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Monticello Media is a new Charlottesville-based company formed solely to purchase and operate six radio stations in Charlottesville as of October 2007. We do not have radio stations in any other markets. Our only focus and interest is serving Charlottesville area listeners and businesses. As a privately-held company, we don't have to weigh the whims of Wall Street against the needs of the constituents we serve.

Monticello Media's station mix is based on custom research conducted in the Charlottesville market. Our stations are designed to satisfy the interest and desires of our community and to allow area businesses to reach the most desirable consumers.

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Support for the role of serotonin in PMS is growing all the time. In early 1995 researchers from the UK Medical Research Council's brain metabolism unit in Edinburgh, Scotland, found that oestrogen stimulates the production of receptors in the brain that respond to serotonin.

The work was carried out on rats who had had their ovaries removed so that they could not produce oestrogen. Half the rats were given a dose of oestrogen and 24 hours later the rats' brains were examined. Brains from the oestrogen-treated rats took up more serotonin - and therefore had more serotonin receptors - than the brains from rats which had not been dosed with oestrogen.

The researchers also discovered that oestrogen increases the activity of a gene that is involved in the production of the serotonin receptor in the brain.

The Edinburgh researchers are currently studying women to see if what happens in rats also happens in humans. This time they are using "high-tech' brain scans to detect serotonin to see if the density of receptors changes during the menstrual cycle in line with the rises and falls In oestrogen. If oestrogen is found to affect serotonin receptors then it may explain why antidepressant drugs which Increase serotonin levels have been shown to treat the anxiety symptoms of PMS successfully.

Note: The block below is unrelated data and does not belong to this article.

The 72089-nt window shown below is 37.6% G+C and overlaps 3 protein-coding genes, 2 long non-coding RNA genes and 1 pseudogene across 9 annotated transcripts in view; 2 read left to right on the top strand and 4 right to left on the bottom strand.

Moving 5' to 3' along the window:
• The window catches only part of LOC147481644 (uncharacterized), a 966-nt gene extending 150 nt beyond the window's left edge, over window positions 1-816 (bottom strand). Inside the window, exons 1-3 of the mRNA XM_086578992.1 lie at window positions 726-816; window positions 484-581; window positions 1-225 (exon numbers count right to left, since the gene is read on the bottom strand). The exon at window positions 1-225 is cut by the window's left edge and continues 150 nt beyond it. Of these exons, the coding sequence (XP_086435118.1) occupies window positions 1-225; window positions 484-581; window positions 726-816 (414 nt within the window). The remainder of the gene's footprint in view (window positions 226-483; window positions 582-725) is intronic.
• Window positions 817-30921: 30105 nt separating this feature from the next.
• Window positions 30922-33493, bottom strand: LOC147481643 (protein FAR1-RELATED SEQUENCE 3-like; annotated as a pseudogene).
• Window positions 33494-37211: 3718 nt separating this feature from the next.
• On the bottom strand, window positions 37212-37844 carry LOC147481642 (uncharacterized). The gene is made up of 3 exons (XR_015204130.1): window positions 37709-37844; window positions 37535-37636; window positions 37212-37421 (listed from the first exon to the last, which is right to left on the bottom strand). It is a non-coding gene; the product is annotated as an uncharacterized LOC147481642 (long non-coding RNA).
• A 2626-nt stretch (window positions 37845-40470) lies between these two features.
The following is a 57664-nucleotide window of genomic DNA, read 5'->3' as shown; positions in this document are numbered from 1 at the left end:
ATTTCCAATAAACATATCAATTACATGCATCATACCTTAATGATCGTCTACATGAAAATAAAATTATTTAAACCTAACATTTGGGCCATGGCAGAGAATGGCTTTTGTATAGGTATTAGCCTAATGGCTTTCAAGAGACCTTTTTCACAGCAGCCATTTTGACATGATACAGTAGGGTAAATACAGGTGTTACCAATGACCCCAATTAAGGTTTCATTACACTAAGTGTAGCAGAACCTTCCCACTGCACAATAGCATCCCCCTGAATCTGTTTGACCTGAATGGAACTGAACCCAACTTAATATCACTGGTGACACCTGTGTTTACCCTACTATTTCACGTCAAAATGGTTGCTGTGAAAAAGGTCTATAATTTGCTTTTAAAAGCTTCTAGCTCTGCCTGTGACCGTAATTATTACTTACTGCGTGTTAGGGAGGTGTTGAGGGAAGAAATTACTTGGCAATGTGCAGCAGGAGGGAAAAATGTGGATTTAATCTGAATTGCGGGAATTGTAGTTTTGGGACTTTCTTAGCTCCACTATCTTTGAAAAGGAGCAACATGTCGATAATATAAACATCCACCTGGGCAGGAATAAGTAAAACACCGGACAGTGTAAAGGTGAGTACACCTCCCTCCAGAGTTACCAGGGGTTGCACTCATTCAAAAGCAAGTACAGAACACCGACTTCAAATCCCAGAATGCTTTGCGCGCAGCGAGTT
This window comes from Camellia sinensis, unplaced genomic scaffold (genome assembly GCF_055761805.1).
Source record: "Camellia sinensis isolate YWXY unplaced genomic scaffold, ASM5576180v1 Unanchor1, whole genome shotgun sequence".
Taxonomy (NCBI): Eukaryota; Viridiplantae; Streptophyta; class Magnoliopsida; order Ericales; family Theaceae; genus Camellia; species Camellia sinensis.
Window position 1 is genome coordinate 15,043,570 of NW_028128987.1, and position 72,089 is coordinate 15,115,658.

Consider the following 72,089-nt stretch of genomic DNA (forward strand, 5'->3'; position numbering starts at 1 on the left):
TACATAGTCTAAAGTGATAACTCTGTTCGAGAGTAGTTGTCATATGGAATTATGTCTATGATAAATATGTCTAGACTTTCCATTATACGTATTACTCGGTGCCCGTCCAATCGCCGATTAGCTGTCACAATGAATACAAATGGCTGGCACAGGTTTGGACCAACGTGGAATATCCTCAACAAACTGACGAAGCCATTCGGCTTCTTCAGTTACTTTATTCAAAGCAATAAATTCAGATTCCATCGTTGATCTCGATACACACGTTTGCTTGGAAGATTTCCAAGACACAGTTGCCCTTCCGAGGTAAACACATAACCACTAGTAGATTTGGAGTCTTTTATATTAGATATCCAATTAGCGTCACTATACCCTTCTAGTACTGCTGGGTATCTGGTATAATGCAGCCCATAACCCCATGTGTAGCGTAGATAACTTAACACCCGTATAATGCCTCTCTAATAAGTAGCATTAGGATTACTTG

In fact there is already evidence that serotonin levels are lower in women with PMS. Blood tests have shown lower levels of serotonin in women with PMS than in those without the condition.

American research into the links between the food we eat and our mood further supports the serotonin theory. It has been shown that foods that are high in sugars and starches lead to an increase in a chemical called tryptophan, which is converted into serotonin by the body.

Ifs thought that the monthly craving for sugary foods which some women experience may be the body's way of saying it needs more serotonin. In practice, however, much of the food we eat also contains small amounts of fat which would cancel out the serotonin-boost of the sugar. So, in fact, a binge on sugary snacks is not an effective way of cheering yourself up.